The previous year’s winner usually presents the award to the Division I Coach of the Year at the annual Delaware Interscholastic Football Coaches Association banquet.
So when Smyrna coach Mike Judy took the stage at Dover Downs on Monday night, he couldn’t understand why no one went with him.
It was because Judy had won it again.
“I was not expecting that at all,” he said. “I was up there, hanging out, because I knew I was presenting. I was trying to fish around, thinking I never did hear who won it, so I could say nice things about him. I was pleasantly surprised.”
The 37-year-old Judy became the first back-to-back winner since Sussex Central’s John Wells in 2006-07. After going 12-1 and winning its first DIAA Division I championship in 2015, Smyrna rolled through a perfect 12-0 season for a repeat title last fall.
Judy saluted his assistant coaches and players, many of whom were on hand to pick up their own awards. The Eagles had six players – quarterback Nolan Henderson, running back Will Knight, receiver Emon Roberts, offensive tackle Jerren Carter, linebacker Josh Hutchinson and kick returner Leddie Brown – voted to the All-State first team.
“It’s not one guy,” Judy said. “It’s never just one person, whether it’s a player or coach. It takes many, many people who are all pointing in the same direction to get things done.”
Henderson also had a banner evening. The senior received previously announced awards as the state’s Offensive Player of the Year and Gatorade Player of the Year, and won the Jim Henry Award as the Maxwell Football Club’s Delaware High School Player of the Year.
The Philadelphia-based Maxwell Club expanded its awards to the First State last year, with Salesianum’s Colby Reeder as the first honoree. Henderson, who passed for 2,317 yards and 32 touchdowns as a senior, has committed to join Reeder at the University of Delaware next fall.
“It’s definitely cool to get it,” Henderson said. “With Colby winning it last year, it’s an honor to be involved in that and it’s humbling.”
The Henry award recognizes outstanding football ability, classroom performance and community service. Henderson volunteers with Special Olympics.
“It gets overlooked a lot, but it’s important to give back,” the quarterback said. “It’s fun to be involved in that, have that good character and do things that help the community.”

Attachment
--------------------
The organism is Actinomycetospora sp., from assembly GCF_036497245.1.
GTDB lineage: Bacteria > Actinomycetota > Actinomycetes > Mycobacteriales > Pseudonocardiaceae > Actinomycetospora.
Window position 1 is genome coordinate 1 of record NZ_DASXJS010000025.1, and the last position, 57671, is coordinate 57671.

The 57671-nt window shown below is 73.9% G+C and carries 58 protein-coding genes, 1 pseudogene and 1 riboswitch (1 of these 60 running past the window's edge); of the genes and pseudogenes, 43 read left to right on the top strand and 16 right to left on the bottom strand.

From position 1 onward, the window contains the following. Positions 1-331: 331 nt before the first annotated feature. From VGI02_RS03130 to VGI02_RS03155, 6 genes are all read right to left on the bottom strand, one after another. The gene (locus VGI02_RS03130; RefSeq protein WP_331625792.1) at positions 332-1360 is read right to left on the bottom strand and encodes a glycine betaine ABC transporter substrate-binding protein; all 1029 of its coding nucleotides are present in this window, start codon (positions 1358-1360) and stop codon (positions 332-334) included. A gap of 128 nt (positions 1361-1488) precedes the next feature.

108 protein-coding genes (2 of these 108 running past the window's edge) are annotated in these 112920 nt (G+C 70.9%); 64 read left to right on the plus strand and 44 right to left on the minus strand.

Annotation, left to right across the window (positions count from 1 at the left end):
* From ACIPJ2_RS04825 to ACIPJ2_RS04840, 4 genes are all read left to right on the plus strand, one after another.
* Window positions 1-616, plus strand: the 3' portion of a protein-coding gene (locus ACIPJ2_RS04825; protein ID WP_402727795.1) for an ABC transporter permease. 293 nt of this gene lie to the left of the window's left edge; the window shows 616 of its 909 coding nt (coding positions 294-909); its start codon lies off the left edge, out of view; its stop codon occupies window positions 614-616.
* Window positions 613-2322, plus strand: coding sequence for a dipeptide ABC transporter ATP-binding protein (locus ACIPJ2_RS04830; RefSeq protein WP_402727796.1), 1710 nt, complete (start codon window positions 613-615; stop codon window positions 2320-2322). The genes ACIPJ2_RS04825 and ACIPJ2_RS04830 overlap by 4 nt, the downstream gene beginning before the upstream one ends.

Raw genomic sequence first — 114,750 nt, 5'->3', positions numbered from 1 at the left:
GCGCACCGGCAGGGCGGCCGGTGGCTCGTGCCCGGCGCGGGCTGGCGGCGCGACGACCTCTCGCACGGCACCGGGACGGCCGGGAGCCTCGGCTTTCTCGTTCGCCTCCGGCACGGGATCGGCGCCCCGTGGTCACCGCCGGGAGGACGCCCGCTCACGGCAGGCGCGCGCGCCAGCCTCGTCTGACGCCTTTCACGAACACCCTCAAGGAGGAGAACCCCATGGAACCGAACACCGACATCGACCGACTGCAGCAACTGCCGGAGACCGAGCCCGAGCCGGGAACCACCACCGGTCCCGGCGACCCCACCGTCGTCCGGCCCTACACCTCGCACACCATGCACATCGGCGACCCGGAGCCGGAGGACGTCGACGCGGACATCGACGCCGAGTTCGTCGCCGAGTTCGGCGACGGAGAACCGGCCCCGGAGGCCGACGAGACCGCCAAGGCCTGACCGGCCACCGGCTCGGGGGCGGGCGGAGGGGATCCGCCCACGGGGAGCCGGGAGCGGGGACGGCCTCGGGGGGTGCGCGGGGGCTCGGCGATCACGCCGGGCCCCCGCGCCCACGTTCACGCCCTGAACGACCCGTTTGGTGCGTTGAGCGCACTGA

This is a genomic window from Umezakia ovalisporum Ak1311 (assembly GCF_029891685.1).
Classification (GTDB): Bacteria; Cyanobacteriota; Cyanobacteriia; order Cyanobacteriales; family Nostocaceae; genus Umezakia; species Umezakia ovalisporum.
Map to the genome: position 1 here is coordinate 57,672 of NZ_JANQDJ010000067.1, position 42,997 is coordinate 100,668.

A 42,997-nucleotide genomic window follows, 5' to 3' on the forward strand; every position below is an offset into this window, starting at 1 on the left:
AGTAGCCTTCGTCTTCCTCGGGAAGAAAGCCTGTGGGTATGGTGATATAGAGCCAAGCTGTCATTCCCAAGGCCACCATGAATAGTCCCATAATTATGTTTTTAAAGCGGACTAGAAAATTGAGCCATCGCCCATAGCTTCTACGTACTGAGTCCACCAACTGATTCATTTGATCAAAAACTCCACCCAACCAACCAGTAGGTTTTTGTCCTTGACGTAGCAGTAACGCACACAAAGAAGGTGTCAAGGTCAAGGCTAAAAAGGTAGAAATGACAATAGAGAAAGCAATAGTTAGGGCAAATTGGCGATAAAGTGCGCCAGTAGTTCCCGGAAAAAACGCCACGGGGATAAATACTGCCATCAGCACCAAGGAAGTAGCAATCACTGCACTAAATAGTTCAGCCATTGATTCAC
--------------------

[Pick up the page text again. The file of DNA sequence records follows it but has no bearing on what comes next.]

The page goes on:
Several other awards were given at the DIFCA banquet, highlighted by Ed Manlove being named Division II Coach of the Year for the second time. Manlove, who also won in 2013, guided the Woodbridge Blue Raiders to a 13-0 season and their first DIAA Division II championship.
DIFCA presented special awards to the families of three prominent men who passed away during the football season. The family of longtime referee Mike Abbatiello, who died while officiating the Caravel at Woodbridge Division II semifinal on Nov. 25, received a lifetime achievement award.
The family of former Indian River coach Dale Steele received an honorary coach of the year award for the 1988 season, when the Indians won the D-II championship.
The family of former Archmere coach Jerry Ambrogi received a special recognition award, and DIFCA awarded an honorary 100th win to the two-time Division II Coach of the Year (2006, 2010), who won 99 games in his career and poured countless resources into Archmere and high school football throughout the state.
Longtime Salesianum assistant Tony Spadaccini received the Ed Brown Award as Assistant Coach of the Year. Wilmington Friends’ Bob Tattersall – the state’s all-time leader in coaching victories – received an award recognizing his 300th win.
Truitt to Towson
An official campus visit to Towson last weekend sealed the deal for Appoquinimink’s Jackson Truitt, as the first team All-State guard committed to play for the Tigers.
“It just felt like a real family feel,” Truitt said Monday night. “I felt like I was part of the brotherhood already there, and it just really clicked with me.”
Truitt also received recruiting interest from James Madison, West Chester and Marist. The 6-foot-2, 280-pound senior played six games with a heavy cast protecting a broken right hand last fall, but said the injury has totally healed.
“It took a little while to adjust to, but I kind of used it as a weapon,” Truitt said with a laugh. “I just went hard with it, and it wasn’t as bad as I thought it would be.”
Rounding it up
— Padua junior Lydia Olivere has been named Gatorade Delaware Girls Cross Country Runner of the Year for the third consecutive season. Olivere won the DIAA Division I title with a time of 18:23, and also won the Paul Short Run, Carlisle Invitational and Joe O’Neill Invitational while maintaining a 3.94 grade-point average.
— Delaware Military Academy senior Sydney Fulton has been named Gatorade Delaware Volleyball Player of the Year for the third straight season. The senior setter had 503 assists, 128 digs and 52 aces and maintained a 3.98 grade-point average as the Seahawks went 16-4 and won their second consecutive DIAA title.
— Middletown is seeking head coaches for girls volleyball and boys soccer. Resumes and letters of interest may be submitted via email to athletic director Colleen Kelley at firstname.lastname@example.org.
Contact Brad Myers at email@example.com. Follow on Twitter: @BradMyersTNJ.